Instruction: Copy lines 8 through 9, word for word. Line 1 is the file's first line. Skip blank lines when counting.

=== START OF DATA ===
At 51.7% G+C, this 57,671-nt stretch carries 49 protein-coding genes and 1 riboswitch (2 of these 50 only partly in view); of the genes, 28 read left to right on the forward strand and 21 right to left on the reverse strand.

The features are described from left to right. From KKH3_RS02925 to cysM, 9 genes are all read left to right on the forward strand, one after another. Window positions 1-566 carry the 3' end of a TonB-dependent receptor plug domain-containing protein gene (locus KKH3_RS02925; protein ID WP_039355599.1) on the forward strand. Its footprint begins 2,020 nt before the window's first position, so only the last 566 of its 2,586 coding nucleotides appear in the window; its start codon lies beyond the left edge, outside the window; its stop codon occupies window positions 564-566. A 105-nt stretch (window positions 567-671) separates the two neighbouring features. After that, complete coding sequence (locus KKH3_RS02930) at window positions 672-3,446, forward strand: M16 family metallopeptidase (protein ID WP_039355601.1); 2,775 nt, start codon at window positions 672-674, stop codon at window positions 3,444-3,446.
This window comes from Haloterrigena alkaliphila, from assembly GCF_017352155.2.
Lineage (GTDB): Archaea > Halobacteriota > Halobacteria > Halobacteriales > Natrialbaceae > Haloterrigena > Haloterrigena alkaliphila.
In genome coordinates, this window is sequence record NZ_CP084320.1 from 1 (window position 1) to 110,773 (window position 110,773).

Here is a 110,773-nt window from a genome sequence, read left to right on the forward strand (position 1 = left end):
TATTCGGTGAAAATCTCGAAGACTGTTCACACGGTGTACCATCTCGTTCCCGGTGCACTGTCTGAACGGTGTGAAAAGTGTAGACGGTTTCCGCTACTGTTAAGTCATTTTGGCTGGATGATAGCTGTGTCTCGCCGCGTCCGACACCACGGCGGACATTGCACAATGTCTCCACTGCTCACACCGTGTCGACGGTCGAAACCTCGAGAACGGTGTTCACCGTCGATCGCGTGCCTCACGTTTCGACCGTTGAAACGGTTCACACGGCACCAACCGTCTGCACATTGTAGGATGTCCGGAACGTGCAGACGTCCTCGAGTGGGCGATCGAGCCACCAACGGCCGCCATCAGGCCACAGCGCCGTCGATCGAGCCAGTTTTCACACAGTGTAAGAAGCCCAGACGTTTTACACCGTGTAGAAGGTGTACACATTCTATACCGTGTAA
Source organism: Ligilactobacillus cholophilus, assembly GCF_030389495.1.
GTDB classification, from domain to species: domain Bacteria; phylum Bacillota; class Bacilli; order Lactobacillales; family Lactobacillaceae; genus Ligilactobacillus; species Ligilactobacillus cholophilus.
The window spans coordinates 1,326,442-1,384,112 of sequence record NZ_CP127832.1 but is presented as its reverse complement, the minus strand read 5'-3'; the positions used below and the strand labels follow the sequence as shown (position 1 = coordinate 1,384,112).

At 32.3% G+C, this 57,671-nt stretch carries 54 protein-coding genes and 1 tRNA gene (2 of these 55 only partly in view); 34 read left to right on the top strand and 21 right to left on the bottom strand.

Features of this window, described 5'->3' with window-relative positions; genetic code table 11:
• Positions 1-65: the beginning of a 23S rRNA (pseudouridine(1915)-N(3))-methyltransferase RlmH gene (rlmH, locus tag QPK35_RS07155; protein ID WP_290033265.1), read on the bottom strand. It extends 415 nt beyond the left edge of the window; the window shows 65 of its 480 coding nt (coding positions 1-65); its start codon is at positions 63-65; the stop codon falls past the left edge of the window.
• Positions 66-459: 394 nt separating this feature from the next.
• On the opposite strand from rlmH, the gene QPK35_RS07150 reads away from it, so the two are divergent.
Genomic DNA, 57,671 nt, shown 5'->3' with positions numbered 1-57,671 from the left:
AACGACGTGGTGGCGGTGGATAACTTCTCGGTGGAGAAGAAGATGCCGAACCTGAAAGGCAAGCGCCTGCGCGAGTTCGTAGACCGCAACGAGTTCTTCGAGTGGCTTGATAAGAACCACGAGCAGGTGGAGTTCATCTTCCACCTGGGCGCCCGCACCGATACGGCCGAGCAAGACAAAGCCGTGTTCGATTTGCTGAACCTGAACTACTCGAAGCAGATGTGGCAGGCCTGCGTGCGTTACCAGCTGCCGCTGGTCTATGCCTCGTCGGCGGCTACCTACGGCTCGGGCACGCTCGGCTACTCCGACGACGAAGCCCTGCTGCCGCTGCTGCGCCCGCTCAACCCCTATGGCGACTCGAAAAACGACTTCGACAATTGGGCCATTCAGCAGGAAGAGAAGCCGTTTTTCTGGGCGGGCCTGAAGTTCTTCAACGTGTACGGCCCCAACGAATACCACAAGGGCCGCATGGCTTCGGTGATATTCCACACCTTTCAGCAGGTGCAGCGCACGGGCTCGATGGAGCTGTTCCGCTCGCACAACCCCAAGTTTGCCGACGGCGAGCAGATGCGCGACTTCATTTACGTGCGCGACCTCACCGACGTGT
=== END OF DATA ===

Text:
Source organism: Ligilactobacillus cholophilus, assembly GCF_030389495.1.
GTDB classification, from domain to species: domain Bacteria; phylum Bacillota; class Bacilli; order Lactobacillales; family Lactobacillaceae; genus Ligilactobacillus; species Ligilactobacillus cholophilus.